Depression as a way of life


From the first to the last breath we take, various challenges are an inevitable part of life that is filled with turnovers, dark alleys and avenues that are too bright. Some of the life stages are riskier than others in terms of mental health. We all go through these stages and they are usually periods of inevitable and grand changes in our behavior.
One of the definitions of “madness” is when we keep behaving in the same way and expecting different results, being dissatisfied with the existing ones. in the times of divorces, a loss of a loved one, an illness, retirement… we suddenly find it difficult to fulfill our needs in ways that we used to up to that point. Chances of dealing with depression during these periods are the greatest.jagodicljiljana

Stuck with being helpless

As we live in a depressive era. depression has become a civilizational disease, a way of life. When pressures and the demands of the surroundings we live in prevent a person from fulfilling their own needs (the need for security, diversity, meaning, love and connection, personal growth, doing things for others), stress is inevitable to build up. That is when we start to feel helpless and “stuck”. In these circumstances, our mind creates conditions for the development of clinical depression.
Researches show that depression is 10 times more common today than it was 70 years ago. This is probably partly due to the fact that people are readier to say that they have mental issues, although it is still true that a faster way of life and growing demands that are being put before us have played a role in the increase of the number of people being affected by depression. It affects young people more and more, but no age is immune to depression. The number of suicides is also growing. Chemical imbalance cannot be solely blamed for everything. Our genetics does not evolve so rapidly (which is the usual approach in modern medicine and psychiatry).
People suffer in the context of their current situation, but also in the context of their emotional past, experiences and due to different forms of behavior they have acquired, as well as their personality traits. Relationships within the nuclear family, with partners and friends tell us a lot about the reasons why some people are depressed and some are not. Our beliefs, emotions and the way we handle challenges in life are usually learned from the important people in our lives during the first 10 years of our lives. If those people were depressed, it is highly likely that we will develop inadequate behavioral patterns in our lives.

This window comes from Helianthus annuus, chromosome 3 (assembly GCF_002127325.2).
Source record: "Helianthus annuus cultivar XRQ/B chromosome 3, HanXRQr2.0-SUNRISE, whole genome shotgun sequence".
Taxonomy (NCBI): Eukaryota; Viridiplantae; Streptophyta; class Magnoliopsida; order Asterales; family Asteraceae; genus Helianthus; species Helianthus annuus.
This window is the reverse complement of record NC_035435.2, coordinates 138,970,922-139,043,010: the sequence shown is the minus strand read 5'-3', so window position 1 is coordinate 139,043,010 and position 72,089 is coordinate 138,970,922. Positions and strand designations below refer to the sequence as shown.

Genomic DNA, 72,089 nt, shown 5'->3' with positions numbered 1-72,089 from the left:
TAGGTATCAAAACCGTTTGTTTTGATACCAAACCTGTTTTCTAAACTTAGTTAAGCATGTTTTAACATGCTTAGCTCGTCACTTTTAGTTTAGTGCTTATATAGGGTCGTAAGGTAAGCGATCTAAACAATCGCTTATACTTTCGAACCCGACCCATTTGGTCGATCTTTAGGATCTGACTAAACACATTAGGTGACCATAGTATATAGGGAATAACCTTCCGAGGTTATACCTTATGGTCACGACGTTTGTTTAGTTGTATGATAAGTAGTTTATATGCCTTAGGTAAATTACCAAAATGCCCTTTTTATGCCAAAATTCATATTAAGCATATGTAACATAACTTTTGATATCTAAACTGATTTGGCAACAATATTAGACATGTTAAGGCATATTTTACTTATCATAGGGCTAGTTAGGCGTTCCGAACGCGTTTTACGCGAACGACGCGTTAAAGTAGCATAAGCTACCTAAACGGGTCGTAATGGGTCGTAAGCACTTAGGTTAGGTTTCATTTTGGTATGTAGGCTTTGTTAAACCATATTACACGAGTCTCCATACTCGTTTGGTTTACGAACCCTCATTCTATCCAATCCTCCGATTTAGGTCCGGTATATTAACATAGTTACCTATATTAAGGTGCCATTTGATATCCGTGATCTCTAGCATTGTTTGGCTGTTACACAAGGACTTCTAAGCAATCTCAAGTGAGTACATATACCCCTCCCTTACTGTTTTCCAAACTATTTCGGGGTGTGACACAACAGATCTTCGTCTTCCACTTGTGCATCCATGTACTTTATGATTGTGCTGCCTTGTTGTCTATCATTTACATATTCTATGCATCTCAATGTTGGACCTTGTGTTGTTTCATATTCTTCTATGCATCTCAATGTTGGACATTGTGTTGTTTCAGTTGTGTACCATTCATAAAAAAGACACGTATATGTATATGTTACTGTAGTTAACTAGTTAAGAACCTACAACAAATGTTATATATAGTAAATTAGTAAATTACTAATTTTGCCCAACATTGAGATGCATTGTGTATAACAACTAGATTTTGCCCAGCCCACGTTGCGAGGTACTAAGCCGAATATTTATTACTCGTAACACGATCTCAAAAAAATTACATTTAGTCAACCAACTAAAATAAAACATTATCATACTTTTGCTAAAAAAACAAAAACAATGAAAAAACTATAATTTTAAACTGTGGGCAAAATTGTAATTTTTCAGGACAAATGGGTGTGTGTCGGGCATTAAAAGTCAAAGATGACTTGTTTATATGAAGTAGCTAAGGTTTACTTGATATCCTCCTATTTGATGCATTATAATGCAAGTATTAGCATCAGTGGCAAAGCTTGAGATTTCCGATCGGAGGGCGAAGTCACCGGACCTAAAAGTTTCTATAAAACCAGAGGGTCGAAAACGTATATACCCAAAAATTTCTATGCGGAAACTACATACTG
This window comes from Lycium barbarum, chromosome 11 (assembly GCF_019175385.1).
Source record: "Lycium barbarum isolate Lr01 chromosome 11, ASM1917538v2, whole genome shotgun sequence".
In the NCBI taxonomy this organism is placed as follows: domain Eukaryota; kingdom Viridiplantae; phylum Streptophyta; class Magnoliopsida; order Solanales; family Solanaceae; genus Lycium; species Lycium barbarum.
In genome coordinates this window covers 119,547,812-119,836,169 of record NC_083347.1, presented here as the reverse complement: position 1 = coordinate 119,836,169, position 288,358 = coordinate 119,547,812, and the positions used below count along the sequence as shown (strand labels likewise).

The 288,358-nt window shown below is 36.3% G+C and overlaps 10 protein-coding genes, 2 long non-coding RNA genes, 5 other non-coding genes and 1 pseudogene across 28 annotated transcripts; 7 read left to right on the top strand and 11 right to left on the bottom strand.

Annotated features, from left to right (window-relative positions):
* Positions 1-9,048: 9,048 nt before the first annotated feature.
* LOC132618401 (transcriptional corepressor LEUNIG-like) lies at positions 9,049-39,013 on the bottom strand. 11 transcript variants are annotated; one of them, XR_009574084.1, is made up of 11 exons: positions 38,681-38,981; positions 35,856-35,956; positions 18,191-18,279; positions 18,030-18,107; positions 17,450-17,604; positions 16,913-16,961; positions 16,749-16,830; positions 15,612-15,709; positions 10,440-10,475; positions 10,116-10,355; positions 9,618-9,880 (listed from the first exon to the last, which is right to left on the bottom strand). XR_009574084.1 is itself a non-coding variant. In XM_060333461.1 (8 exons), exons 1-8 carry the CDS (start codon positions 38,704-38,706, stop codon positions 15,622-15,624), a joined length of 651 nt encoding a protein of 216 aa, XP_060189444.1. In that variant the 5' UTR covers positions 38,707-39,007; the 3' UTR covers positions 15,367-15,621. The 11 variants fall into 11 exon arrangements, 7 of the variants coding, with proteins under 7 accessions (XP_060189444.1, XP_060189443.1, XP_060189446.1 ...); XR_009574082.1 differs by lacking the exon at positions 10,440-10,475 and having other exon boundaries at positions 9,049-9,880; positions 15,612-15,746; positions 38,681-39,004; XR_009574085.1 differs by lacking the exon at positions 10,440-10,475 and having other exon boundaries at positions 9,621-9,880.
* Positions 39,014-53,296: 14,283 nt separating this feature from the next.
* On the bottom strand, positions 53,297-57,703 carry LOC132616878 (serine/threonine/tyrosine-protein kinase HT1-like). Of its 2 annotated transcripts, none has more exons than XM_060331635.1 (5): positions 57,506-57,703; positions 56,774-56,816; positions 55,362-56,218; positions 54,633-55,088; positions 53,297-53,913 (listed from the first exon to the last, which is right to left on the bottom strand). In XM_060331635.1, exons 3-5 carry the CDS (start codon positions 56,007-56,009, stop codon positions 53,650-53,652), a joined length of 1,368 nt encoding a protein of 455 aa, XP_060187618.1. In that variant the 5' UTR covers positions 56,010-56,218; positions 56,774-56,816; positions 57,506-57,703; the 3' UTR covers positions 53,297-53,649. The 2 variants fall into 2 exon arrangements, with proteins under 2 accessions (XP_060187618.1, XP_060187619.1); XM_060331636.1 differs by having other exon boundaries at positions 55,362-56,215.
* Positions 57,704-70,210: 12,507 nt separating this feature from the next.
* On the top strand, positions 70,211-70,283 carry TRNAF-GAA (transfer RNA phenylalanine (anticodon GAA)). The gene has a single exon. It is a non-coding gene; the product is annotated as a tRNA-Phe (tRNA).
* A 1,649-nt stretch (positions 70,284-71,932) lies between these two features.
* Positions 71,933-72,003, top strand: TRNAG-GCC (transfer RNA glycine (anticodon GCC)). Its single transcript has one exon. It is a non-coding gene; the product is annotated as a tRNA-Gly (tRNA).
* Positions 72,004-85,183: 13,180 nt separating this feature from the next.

Some learn depression from others

Living with someone who used to be depressed increases the risk of becoming depressed yourself, which strongly supports the view that this is not just about genetics. Many psychiatrists, including M. Yapko and M. Seligman, treated depression as a learned phenomenon, even as a “socially contagious” one. Seligman showed with his research that children learn their depressive beliefs, view of the world and methods of dealing with problems in their nuclear families. He also showed that depression can be “bypassed” if children are taught about new behavioral patterns in everyday situations.
It is clear that there are different causes of depression. Some people react to the fact that depression is not primarily a biological illness by saying that only the people themselves are to blame for feeling that way… as if experience and circumstances had nothing to do with that, as if that were just a reflection of someone’s personal weakness. However, the truth is completely different. Nobody wants to be depressed. Strong, intelligent, good people… all of them are equally affected by depression. It is important to take the following into consideration:

What happens to us?